How to tell your boss you’re pregnant

Pregnancy

 

Congratulations! You’ve just found out you are pregnant, and you could not be more excited. Juggling a baby and a career is no mean feat, no matter whether it was a planned pregnancy or just a lovely surprise. Before you even get to that point, you will have to let your place of work know about your big news, so here are some ways to tackle that first hurdle.

It’s a waiting game

Most people tend to wait until after the initial 12 weeks as, after this date, the risk of miscarriage is significantly reduced, but it’s important to consider your announcement in context. For example, you might already be feeling the effects (e.g. tiredness) and working with food or drink can be a tricky business if you’re crippled with morning sickness.

Similarly, if you work in an industry with potential risks to you and your baby’s health (perhaps a police officer or working with chemicals) it’s wise to say as early as possible. Anything that could be harmful to you or your baby should be identified and prepared for as early as possible – and that counts for stress, long hours or manual labour too.

Have the confidence to say something face to face

You might be anticipating a less than enthusiastic reaction, but these ‘Big Conversations’ should always be done face-to-face. Schedule an appointment, choose a venue that isn’t public, and you, and your boss, will be in a much better position to iron out the details after you’ve announced your news.

Tell your boss before your colleagues
It sounds obvious, but even if your closest friends are your work allies, gossip can spread like wildfire in an office. It might be the biggest secret you’ve ever kept (or it might be obvious if you decide to wait a few months down the line) but the last thing you need is your news getting through to your line manager via word of mouth – you want to be seen to be respectful and prepared.

Have a plan

This clearly depends on what industry you work in, but it is always important to have a plan. Have an idea of your leaving date, but you don’t have to promise (legally) to return if you’re not sure you want to.

Of course, your managers will more than likely worry if the business is approaching a particularly busy time of year, so have some strategies ready for how the workload will be carried on as normal in the run-up to, and during your maternity leave. Think about who might be best placed to take over your key responsibilities, and how a handover might work. Consider suggesting how client relationships (if applicable) can be maintained in your absence.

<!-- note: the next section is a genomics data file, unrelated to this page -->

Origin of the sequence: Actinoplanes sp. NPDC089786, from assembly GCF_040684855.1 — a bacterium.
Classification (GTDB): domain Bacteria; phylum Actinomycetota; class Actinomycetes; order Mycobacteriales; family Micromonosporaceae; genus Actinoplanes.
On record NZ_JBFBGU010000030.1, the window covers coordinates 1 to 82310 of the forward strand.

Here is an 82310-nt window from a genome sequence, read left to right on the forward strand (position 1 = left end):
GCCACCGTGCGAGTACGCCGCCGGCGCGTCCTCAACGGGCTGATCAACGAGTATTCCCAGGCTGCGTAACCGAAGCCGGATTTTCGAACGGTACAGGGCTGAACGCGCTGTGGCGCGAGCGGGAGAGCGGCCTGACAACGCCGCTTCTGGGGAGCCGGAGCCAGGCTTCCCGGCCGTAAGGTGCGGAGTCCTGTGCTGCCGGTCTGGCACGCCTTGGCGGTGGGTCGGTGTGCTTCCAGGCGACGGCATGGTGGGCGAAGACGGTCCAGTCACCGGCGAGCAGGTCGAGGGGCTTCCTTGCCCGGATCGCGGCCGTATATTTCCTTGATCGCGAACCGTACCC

Understand your rights

Get clued up on what you are entitled to. Your employment rights are protected when you’re on statutory maternity leave, which includes your right to return to work, but it’s worth reading up on it. The gov.uk website is a good place to start for an overview and check your contract for your organisation’s individual practices and policies.

Also, if you’re going for an interview when you’re pregnant, there’s absolutely no obligation to tell your interviewer, but just consider what’s easiest for you – now, or when you start? Remember, interviews are two-way processes, so it’s worth getting some insight into how ‘family friendly’ the firm is.

Negotiate your return (if you want to)

Whether you’re hoping to come back part time, or have more flexible hours, you will need to prove you can still do the job or offer an alternative to how it could work. Pull out your personal development record and highlight your strengths, and what you have brought to the business during your time there. It’s about showcasing why you’re so invaluable, and how having you back on your terms is significantly better than not having you back at all.

One option which works for many of our candidates is to suggest a period of grace, and perhaps the opportunity for trial days or keeping in touch days in the run-up to your official return date. Trial the nursery run, meet the team (and any new additions) and attend a couple of meetings to get back into the swing of things. It’ll show commitment to your firm and a hunger to get back on track as quickly and smoothly as possible.

Don’t be sorry

Don’t be tempted to apologise – as much as this might be a juggling act for you and your management team, this is a momentous event for you, and everyone should be thrilled. Congratulations!

*Louise Carling is a HR recruitment expert at Macildowie.





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